Wednesday, January 1, 2014

Finding Hope In What We Are

Last week, in the days coming up to Christmas, I was dismayed at how the busyness of the season did not seem to bring out the best in folks:

A woman in a car gave the finger to a man appropriately using the pedestrian cross-walk, yelled at him for simply crossing the street.

A friend was knocked down in a grocery store line-up by a man who felt she was not “keeping the line moving."

A young woman, who clearly felt I should have let her into the line of barely moving traffic (honestly I did not think there was room and could not back up) wedged her van between my car and the line of parked cars along the curb and smashed my back side window, while screaming at me. (I felt very calm during the incident- shaken afterwards. I just kept driving – seemed like things could only get worse if I stopped and got out of my car.)

Ah yes, Merry Christmas.

But then, on the weekend just before Christmas an ice storm hit Toronto. Two hundred and fifty thousand households were without power for days.

Everywhere you went, people asked if you had power. When a man ahead of me in the grocery store line-up replied that he did not, the cashier- a woman he clearly did not know- offered to lend him her camp stove to use for cooking outside and they made arrangements to meet at the end of her shift.

Several people I knew were housed with friends of friends of friends- in other words, strangers- because the did not have heat.

Two neighbours put their large recycling containers out in the middle of the street to slow traffic so drivers would see a downed live wire. One of them stood out there for hours motioning traffic around the wire until Toronto Hydro could come, and apparently twice, folks in cars returned- one with hot coffee and donuts and the other with mitt and boot warmers.

On the whole, people were driving carefully and courteously, waving each other through where non-functioning traffic lights had turned intersections into four-way stops and helping each other get large bottles of water across icy parking lots to their cars.

After the window smashing incident I'd felt a moment of despair about . . . . us, about how human beings are willing and able to be violent over a perceived slight.

But later in that same week, I was touched by all the kindness that started to flow.

It would be easy, living in a large city, to get cynical about a lack of community, connection and caring. And, of course, sometimes the lack of these is evident. But, there is a choice here- and I choose to focus on the generosity of spirit and concern for others that was evident in the face of challenges created by the ice storm. Oh, I'm not in denial about how we can be destructive to each other, but I see the actions and attitudes of empathy and compassion, of generosity and kindness as much more indicative of what we are in our essential being.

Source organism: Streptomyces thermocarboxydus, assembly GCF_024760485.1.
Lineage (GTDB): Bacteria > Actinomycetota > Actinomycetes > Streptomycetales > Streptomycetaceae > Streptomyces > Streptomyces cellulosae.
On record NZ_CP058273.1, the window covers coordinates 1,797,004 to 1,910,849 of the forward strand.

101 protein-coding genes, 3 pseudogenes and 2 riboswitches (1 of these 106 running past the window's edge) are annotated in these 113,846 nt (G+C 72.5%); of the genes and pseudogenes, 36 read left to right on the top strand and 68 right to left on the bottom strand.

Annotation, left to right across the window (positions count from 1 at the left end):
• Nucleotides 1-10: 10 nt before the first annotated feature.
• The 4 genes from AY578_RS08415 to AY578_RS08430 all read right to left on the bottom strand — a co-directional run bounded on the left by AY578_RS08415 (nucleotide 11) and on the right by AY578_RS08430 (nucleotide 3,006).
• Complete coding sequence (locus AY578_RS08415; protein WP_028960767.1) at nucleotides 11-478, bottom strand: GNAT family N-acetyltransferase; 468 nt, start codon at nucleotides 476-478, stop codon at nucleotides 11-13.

And that helps me to think of the window-smashing behaviour of one young woman as a reflection of having a day (or week, or year. . . .) so bad that I may not be able to imagine it, and not indicative of what or who she is- what we all really are. The kindness and community response to the ice storm, helped me remember that she too is another-myself- and (after I stopped fuming about the cost of replacing the window) I was able to offer a prayer of real concern for her, sincerely hoping she is well and at peace.

Ah yes- Happy New Year!

Oriah House (c) 2013


  1. To be able to see beyond the overt actions of another to the potential distress behind the behaviour is testimony to an ability to see not with our eyes but with our hearts..... Comparison is the greatest gift of humanity!

    1. I got (and nodded) at the first sentence (although, of course, some days are better than others :-) but I wasn't sure what you meant by "Comparison is the greatest gift of humanity!" I am intrigued (since comparison often creates a lot of suffering as we judge others or ourselves as "better than" or "not as good as." Would love to hear more.

    2. Oh no- I don't know if I inadvertently deleted your lovely comment explaining that you meant to write "compassion" instead of "comparison"- of if blogspot ate it- so sorry either way. And so glad you meant compassion. Yes! :-)

  2. And a very happy New Year to you, Oriah, and as much inner and outer health, joy and love as is possible! :-)

    1. And to you Nora- may the new year bring deep peace and great fun and excitement in just the right mix!